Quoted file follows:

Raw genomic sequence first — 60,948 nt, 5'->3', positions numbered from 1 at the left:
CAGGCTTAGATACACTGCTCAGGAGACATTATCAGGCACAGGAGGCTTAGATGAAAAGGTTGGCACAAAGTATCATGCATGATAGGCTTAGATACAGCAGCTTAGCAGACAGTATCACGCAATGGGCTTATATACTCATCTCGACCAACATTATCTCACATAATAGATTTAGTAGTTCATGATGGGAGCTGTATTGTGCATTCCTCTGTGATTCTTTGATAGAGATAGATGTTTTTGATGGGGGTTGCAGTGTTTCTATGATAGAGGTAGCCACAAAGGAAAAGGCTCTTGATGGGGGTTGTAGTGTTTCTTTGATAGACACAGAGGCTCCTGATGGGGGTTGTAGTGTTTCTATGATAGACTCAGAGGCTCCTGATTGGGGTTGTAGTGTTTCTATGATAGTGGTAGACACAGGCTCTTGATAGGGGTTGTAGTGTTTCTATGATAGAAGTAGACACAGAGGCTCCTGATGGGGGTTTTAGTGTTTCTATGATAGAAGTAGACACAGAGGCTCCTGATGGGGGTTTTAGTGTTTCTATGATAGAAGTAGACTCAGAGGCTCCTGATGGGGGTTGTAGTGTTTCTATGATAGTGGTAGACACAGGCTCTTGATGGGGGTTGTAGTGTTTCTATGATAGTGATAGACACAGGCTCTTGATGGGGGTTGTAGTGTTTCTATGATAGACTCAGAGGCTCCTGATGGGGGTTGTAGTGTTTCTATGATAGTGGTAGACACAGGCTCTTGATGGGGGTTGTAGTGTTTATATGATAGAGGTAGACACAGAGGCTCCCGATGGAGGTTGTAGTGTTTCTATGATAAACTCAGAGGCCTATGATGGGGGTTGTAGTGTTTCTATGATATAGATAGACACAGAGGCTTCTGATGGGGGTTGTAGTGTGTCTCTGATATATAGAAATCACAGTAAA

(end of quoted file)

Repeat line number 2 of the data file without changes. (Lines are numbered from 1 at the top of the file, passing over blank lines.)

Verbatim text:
CAGGCTTAGATACACTGCTCAGGAGACATTATCAGGCACAGGAGGCTTAGATGAAAAGGTTGGCACAAAGTATCATGCATGATAGGCTTAGATACAGCAGCTTAGCAGACAGTATCACGCAATGGGCTTATATACTCATCTCGACCAACATTATCTCACATAATAGATTTAGTAGTTCATGATGGGAGCTGTATTGTGCATTCCTCTGTGATTCTTTGATAGAGATAGATGTTTTTGATGGGGGTTGCAGTGTTTCTATGATAGAGGTAGCCACAAAGGAAAAGGCTCTTGATGGGGGTTGTAGTGTTTCTTTGATAGACACAGAGGCTCCTGATGGGGGTTGTAGTGTTTCTATGATAGACTCAGAGGCTCCTGATTGGGGTTGTAGTGTTTCTATGATAGTGGTAGACACAGGCTCTTGATAGGGGTTGTAGTGTTTCTATGATAGAAGTAGACACAGAGGCTCCTGATGGGGGTTTTAGTGTTTCTATGATAGAAGTAGACACAGAGGCTCCTGATGGGGGTTTTAGTGTTTCTATGATAGAAGTAGACTCAGAGGCTCCTGATGGGGGTTGTAGTGTTTCTATGATAGTGGTAGACACAGGCTCTTGATGGGGGTTGTAGTGTTTCTATGATAGTGATAGACACAGGCTCTTGATGGGGGTTGTAGTGTTTCTATGATAGACTCAGAGGCTCCTGATGGGGGTTGTAGTGTTTCTATGATAGTGGTAGACACAGGCTCTTGATGGGGGTTGTAGTGTTTATATGATAGAGGTAGACACAGAGGCTCCCGATGGAGGTTGTAGTGTTTCTATGATAAACTCAGAGGCCTATGATGGGGGTTGTAGTGTTTCTATGATATAGATAGACACAGAGGCTTCTGATGGGGGTTGTAGTGTGTCTCTGATATATAGAAATCACAGTAAA